BEIRUT: Moody's downgraded Lebanon's credit rating to Caa1, reflecting a higher risk that the government may implement a debt rescheduling plan "that may constitute a default."
Amid the ongoing government Cabinet formation deadlock, Moody's notes a higher probability of default given Lebanon's "increasingly limited fiscal and monetary levers to contain or reverse its high debt and interest burden."
Its outlook, meanwhile, was changed to stable from negative.
The rating agency notes that an event of default may be avoided if, upon the formation of a new Cabinet, the government implements "consolidation efforts" to unlock the CEDRE public investment package.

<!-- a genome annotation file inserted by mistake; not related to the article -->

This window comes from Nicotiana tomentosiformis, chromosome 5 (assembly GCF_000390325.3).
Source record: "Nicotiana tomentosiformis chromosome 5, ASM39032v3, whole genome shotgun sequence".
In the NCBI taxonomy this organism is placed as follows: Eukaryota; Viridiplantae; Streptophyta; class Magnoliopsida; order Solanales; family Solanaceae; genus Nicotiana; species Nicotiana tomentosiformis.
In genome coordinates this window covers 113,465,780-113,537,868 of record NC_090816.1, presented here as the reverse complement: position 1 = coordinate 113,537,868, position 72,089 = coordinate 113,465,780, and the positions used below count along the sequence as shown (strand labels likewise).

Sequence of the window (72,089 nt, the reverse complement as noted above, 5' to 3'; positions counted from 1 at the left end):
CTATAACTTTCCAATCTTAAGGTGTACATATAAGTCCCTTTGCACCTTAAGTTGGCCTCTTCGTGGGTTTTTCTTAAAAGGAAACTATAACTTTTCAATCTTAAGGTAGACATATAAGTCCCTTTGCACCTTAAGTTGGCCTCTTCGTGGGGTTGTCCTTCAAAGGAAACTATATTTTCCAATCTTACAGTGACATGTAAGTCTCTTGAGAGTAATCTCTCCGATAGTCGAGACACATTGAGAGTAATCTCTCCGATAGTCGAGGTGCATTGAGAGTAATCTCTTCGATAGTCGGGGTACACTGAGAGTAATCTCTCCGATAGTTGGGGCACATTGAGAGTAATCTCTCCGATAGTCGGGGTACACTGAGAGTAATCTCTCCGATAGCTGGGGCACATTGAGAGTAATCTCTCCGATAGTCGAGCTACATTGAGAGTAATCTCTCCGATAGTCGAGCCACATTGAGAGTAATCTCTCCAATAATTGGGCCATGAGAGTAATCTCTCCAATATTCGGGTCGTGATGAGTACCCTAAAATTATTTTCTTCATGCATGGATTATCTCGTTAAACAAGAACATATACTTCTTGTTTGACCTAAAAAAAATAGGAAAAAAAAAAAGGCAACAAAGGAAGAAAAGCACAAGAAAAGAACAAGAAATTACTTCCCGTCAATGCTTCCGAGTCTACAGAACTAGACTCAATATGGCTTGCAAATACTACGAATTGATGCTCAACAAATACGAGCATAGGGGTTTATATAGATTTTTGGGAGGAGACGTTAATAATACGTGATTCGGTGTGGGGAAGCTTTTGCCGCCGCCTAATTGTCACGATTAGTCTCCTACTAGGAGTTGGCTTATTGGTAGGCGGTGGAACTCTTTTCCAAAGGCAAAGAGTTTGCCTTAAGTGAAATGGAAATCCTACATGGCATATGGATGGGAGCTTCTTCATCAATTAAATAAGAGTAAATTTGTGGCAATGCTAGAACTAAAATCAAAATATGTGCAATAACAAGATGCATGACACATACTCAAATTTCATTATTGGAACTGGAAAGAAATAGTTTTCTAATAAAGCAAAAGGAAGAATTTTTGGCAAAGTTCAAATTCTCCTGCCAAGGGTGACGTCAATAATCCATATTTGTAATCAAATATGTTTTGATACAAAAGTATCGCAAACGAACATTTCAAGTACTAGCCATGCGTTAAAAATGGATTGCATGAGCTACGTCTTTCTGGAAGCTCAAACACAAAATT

Lebanon secured last year an $11 billion investment package from international donors at a conference in Paris, yet these funds have yet to see the light of day as officials struggle to form a new Cabinet and undertake wide-scale sectoral reforms, mainly to the electricity sector.
On Monday, Qatar announced that it will invest $500 million in Lebanese government bonds to support the Mediterranean country’s struggling economy, offering short relief while seemingly calming the market.
After the contested news of a possible debt restructuring plan rattled Lebanon's Eurobond market, Qatar's investment alleviated investor concerns while stabilizing a number of Lebanese bonds.
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